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Analyzing the Relationship between Candidate Attractiveness and Vote Percentage Margin of Victory

Variables

**Data**

For this problem set you will need to load the candidate.RData workspace. You will be using the data frame called c and later t. Imagine that you are a researcher with that theory that predicts a relationship between the attractiveness of political candidates in the United States and their vote percentage margin of victory. You have gathered information on a random sample of 100 candidates from survey responses and other data sources to analyze. You will complete the following problem set using this data you’ve collected. You have gathered the following variables:

a) attractive e Primary independent variable. Poll question that asks respondents how attractive a candidate is on a 77point scale from “Very Unattractive” to “Very Attractive”. Designed to measure the perceived attractiveness of the candidate.

b) coverage e Percentage of election media coverage focused on candidate.

c) million n Dummy variable indicating whether or not the candidate is a millionaire.

d) pmov v Dependent variable. Percentage margin of victory of the candidate in the election.

e) age e Age of candidate at the time of election.

f) friend d Survey questions that asks about each candidate: On a 7-point scale from “Very Un likely” to “Very Likely”, how likely do you think you’d get along with candidate x?

g) ideology y Location of the candidate on a one-dimensional scale of political ideology (moving negative is more liberal, moving positive is more conservative)

h) Regional variables:

• south h Variable indicating the candidate is from the southern United States

• north h Variable indicating the candidate is from the northern United States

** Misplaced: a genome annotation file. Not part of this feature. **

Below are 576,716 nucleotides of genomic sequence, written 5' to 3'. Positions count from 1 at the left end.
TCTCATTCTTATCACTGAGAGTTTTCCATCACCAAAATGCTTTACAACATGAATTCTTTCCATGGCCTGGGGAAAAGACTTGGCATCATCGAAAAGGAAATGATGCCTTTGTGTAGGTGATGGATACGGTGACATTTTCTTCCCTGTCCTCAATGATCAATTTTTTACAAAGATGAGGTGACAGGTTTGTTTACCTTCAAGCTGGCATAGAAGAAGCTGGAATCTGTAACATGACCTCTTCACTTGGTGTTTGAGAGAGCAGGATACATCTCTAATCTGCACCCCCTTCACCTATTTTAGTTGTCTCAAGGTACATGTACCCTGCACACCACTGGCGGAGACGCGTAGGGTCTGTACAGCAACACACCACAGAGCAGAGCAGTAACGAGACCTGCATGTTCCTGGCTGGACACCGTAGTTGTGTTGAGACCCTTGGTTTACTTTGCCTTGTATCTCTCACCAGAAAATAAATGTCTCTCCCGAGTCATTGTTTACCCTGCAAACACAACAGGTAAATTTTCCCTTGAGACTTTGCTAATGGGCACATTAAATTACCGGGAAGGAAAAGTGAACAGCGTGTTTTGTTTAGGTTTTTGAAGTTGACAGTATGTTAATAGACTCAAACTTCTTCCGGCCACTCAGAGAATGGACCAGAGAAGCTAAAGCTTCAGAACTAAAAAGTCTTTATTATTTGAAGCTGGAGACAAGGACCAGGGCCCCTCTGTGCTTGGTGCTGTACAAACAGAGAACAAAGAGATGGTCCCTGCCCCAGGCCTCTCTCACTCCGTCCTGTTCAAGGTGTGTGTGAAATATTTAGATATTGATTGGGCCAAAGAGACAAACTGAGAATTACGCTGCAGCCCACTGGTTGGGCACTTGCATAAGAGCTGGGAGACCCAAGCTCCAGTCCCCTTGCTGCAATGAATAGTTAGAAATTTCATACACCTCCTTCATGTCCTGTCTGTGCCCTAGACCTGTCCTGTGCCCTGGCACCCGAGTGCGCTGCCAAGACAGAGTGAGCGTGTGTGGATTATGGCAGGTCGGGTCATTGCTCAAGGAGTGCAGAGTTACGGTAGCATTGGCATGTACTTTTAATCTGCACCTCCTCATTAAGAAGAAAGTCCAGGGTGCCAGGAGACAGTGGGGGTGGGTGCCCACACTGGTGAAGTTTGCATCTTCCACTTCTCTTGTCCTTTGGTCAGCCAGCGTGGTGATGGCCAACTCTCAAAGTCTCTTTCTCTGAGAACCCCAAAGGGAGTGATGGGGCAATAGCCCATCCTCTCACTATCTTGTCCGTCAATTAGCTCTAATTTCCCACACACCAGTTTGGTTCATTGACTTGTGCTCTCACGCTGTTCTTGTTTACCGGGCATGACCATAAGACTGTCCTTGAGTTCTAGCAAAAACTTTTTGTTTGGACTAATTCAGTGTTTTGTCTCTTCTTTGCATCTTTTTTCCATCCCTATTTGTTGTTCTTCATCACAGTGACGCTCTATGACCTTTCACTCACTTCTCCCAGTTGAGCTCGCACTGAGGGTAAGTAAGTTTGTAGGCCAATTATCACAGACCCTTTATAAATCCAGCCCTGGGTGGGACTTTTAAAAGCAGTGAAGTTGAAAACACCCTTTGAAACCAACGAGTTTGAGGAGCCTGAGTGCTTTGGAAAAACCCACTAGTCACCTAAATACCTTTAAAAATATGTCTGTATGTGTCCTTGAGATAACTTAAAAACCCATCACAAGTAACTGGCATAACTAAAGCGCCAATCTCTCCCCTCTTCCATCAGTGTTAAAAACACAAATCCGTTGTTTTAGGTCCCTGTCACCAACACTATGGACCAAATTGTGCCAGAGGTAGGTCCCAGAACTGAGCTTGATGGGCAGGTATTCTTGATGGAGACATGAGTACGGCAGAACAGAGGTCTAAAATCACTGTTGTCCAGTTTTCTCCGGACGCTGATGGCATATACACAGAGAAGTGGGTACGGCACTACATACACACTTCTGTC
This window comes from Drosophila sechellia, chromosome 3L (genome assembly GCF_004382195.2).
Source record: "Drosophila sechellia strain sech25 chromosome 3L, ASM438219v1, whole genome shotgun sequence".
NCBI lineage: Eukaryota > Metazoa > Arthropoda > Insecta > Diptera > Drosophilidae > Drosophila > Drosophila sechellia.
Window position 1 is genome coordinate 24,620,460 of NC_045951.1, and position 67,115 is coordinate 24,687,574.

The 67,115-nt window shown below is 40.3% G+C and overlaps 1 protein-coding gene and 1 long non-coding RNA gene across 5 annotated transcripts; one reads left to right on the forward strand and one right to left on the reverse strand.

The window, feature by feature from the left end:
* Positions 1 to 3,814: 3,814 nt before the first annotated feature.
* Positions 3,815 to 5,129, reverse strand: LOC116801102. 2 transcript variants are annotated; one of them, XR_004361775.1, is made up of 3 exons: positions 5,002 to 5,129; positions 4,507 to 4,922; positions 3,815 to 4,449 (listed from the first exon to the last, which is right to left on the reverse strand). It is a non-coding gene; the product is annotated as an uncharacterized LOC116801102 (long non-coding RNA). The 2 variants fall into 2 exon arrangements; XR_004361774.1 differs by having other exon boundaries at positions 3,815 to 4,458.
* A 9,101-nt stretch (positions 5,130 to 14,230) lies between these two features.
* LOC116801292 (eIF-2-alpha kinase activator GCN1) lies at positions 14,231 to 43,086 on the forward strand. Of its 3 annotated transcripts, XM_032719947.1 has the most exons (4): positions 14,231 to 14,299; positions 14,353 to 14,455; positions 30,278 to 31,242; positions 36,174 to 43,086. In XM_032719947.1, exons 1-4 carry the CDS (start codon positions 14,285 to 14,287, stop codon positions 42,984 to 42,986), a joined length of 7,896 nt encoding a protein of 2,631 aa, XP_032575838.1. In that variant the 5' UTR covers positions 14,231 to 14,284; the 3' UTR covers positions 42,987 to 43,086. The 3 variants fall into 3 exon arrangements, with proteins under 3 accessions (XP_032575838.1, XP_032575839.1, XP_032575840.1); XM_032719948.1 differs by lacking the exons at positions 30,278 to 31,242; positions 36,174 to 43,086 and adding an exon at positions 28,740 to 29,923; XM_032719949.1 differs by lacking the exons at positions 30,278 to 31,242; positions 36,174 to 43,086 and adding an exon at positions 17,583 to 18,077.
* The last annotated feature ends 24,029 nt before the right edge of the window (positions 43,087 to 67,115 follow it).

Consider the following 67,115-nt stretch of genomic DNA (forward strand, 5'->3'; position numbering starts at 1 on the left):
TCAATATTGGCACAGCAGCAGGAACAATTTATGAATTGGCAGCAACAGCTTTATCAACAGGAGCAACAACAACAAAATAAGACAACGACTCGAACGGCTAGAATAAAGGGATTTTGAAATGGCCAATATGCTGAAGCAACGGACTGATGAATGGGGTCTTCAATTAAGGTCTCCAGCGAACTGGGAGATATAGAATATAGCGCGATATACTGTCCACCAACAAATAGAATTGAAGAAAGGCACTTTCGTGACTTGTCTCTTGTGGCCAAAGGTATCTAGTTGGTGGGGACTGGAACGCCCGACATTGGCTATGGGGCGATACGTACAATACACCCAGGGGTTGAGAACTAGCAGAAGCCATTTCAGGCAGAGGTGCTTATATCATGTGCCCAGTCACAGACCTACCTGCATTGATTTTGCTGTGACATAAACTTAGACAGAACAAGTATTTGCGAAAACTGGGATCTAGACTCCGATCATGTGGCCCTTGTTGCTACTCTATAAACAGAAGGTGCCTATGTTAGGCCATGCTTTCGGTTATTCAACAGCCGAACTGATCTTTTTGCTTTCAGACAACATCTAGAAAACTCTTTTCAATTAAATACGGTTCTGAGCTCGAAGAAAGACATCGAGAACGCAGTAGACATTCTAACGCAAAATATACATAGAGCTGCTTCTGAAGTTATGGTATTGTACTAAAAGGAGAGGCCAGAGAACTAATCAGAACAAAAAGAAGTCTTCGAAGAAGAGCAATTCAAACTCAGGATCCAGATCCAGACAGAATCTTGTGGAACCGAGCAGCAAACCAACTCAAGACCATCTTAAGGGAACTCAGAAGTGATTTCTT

• midwest t Variable indicating the candidate is from the mid-western United States

• west t Variable indicating the candidate is from the western United States

Your objective is to create a systematic walk-through of your data, your results, and an evaluation of your confifidence in your results using the following problems as your guide.

Problems

1. For all models in this problem set, report the constants, coeffificients, standard errors, and p values, the N and the R values in one table in your writeup. Label them, Model 1, Model etc, as per the example table provided below. When you are fifinished, you should have models in you table. Use the format of Table 1 as a guide for creating this table in your word document. In the left hand column, your variable names should be included. Name the variables appropriately so a reader would know what it is, but DO NOT USE THE R CODE NAMES. In the columns to the right of the variable names, insert the different models you will make for this problem set. Each cell should contain the values of the coeffificients and their standard errors (in parentheses) that are included in that model. Since the fifirst model is bivariate, the only cells that will have numbers will be the primary independent variable (the coeffificient with SE’s in parentheses underneath), the constant (the coeffificient with SE’s in parentheses underneath), and the N and R